Master composter Alastair Ong to give presentation on subject at Berlin Library

Published on Friday, 5 August 2022 10:12
Written by TANAJAH FRYER

@najavooo

BERLIN – On Aug. 22 the Berlin Peck Memorial Library is hosting a Composting 101 event and will have master composter guest speaker in Alastair Ong.

According to Ong, composting is the accelerated, controlled decay of organic waste to turn it into fertilizer.

There are many reasons why composting is important such as improvements in soil quality, enhances soil structure, soil conditioner, organic fertilizer, higher crop yields, less waste, fewer garbage pickups and it is eco-friendly.

Ong started composting over 25 years ago when he lived in a tiny apartment in Manhattan.

“I remembered that New York City had illegalized sink garberators for many years. After New York City realized that 35% of its trash was food, they started allowing garberators in apartments.  New York City allowed garberators as a financial calculation” he said.

According to Ong, New York City was paying so much to barge the garbage out of the city, they thought by allowing folks to put it in the sink it would be cheaper.  What they miscalculated was the strain this would add to the existing water waste treatment facilities. 

“I remember wanting a garberator and then thinking that there had to be a better way,” he said. “I did some research and stumbled onto the fact that you could use worms to compost kitchen scraps. I bought a worm condo and started composting then.”

When Ong moved to Connecticut seven years ago, he saw the University of Connecticut offered a Master Composting degree, and being interested in compost, decided to get certified.

Ong said there are two basic types of composting and he favors both types. 

“The first is bacterial composting. This is when bacteria start consuming the organic material.  At some point in time, the compost will begin to heat up to temperatures as high as 150 degrees Fahrenheit,” he said. “The second type of composting is using worms. Red wrigglers, also known as composting worms are small but voracious worms. They eat up to their body weight in waste per day and poop out amazingly rich fertilizer.”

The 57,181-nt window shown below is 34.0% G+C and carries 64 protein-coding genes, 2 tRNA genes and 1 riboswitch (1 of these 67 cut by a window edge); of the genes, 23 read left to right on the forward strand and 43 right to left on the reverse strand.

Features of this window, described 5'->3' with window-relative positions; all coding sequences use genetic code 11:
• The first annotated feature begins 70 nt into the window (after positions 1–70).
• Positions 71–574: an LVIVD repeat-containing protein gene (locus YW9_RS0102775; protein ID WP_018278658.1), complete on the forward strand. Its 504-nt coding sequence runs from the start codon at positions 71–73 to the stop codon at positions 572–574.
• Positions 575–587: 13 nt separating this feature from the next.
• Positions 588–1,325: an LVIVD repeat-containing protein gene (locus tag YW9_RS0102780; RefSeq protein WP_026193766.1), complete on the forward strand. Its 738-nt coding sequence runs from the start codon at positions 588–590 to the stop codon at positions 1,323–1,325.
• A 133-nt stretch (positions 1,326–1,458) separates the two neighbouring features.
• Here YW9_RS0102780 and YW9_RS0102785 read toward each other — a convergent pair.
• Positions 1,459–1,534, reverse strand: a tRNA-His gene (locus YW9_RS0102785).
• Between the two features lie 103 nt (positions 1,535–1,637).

According to Ong, most towns have a compost drop off point where you can drop off your lawn clippings, leaves or kitchen wastes. Composting from home is highly recommended. 

“If I can compost in a 350 square foot apartment, you can definitely compost at your home,” he said.

The most common items that we can compost are kitchen scraps, coffee grounds and leaves. Disadvantages of composting can be unpleasant smells, possibly attracting snakes, raccoons and bugs, and it may be unpleasant to look at.

Although there can be disadvantages to composting Ong said he has made a difference by composting.

“I compost every leaf I can get my hands on,” he said. “There's a saying, you never get to a point where you say, ‘Gee, I wish I made less compost.’”

He will teach the audience at Berlin-Peck Memorial Library a simple compost recipe that is easy to do, guaranteed to work, will not attract vermin, and will require no monitoring or turning. He hopes the audience begins to think about and start to compost. 

“Not only are two inches of compost enough to provide nutrients to anything you are growing, but towns will cart less waste, which means less cost and perhaps tax savings,” he said.

According to Carrie Tyska from the Berlin-Peck Memorial Library, the library has had a few composting discussions in the past, but it has been years since they have had one in-person.  One of the libraries patrons had recently requested they offer a program on this subject. She reached out to University of Connecticut Cooperative Extension and they connected Tyska with Ong.  

 “Composting has many benefits for our gardens and environment,” Tyska said. “It can reduce waste and the need for fertilizers, improve soil health and promote healthier plant growth.”



Posted in New Britain Herald, Berlin on Friday, 5 August 2022 10:12. Updated: Friday, 5 August 2022 10:14.